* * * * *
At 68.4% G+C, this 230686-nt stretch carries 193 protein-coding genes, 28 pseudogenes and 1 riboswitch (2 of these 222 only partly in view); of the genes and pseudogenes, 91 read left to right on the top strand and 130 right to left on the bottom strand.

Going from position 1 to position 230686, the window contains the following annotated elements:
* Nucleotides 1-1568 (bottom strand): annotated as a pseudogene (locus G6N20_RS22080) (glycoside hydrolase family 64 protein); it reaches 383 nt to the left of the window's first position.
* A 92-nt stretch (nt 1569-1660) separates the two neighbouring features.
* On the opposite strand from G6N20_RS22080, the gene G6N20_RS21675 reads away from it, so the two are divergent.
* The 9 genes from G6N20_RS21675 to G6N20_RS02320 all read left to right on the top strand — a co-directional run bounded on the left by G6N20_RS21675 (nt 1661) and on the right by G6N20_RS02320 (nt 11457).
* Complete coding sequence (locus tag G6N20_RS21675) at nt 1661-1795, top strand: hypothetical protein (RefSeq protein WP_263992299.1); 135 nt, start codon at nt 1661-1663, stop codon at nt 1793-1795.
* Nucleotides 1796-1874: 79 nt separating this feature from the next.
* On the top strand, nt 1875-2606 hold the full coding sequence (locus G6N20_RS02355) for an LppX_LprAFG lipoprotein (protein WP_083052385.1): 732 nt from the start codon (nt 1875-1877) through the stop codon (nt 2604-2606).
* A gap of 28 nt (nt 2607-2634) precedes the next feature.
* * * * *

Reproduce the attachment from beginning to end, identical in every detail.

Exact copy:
At 68.4% G+C, this 230686-nt stretch carries 193 protein-coding genes, 28 pseudogenes and 1 riboswitch (2 of these 222 only partly in view); of the genes and pseudogenes, 91 read left to right on the top strand and 130 right to left on the bottom strand.

Going from position 1 to position 230686, the window contains the following annotated elements:
* Nucleotides 1-1568 (bottom strand): annotated as a pseudogene (locus G6N20_RS22080) (glycoside hydrolase family 64 protein); it reaches 383 nt to the left of the window's first position.
* A 92-nt stretch (nt 1569-1660) separates the two neighbouring features.
* On the opposite strand from G6N20_RS22080, the gene G6N20_RS21675 reads away from it, so the two are divergent.
* The 9 genes from G6N20_RS21675 to G6N20_RS02320 all read left to right on the top strand — a co-directional run bounded on the left by G6N20_RS21675 (nt 1661) and on the right by G6N20_RS02320 (nt 11457).
* Complete coding sequence (locus tag G6N20_RS21675) at nt 1661-1795, top strand: hypothetical protein (RefSeq protein WP_263992299.1); 135 nt, start codon at nt 1661-1663, stop codon at nt 1793-1795.
* Nucleotides 1796-1874: 79 nt separating this feature from the next.
* On the top strand, nt 1875-2606 hold the full coding sequence (locus G6N20_RS02355) for an LppX_LprAFG lipoprotein (protein WP_083052385.1): 732 nt from the start codon (nt 1875-1877) through the stop codon (nt 2604-2606).
* A gap of 28 nt (nt 2607-2634) precedes the next feature.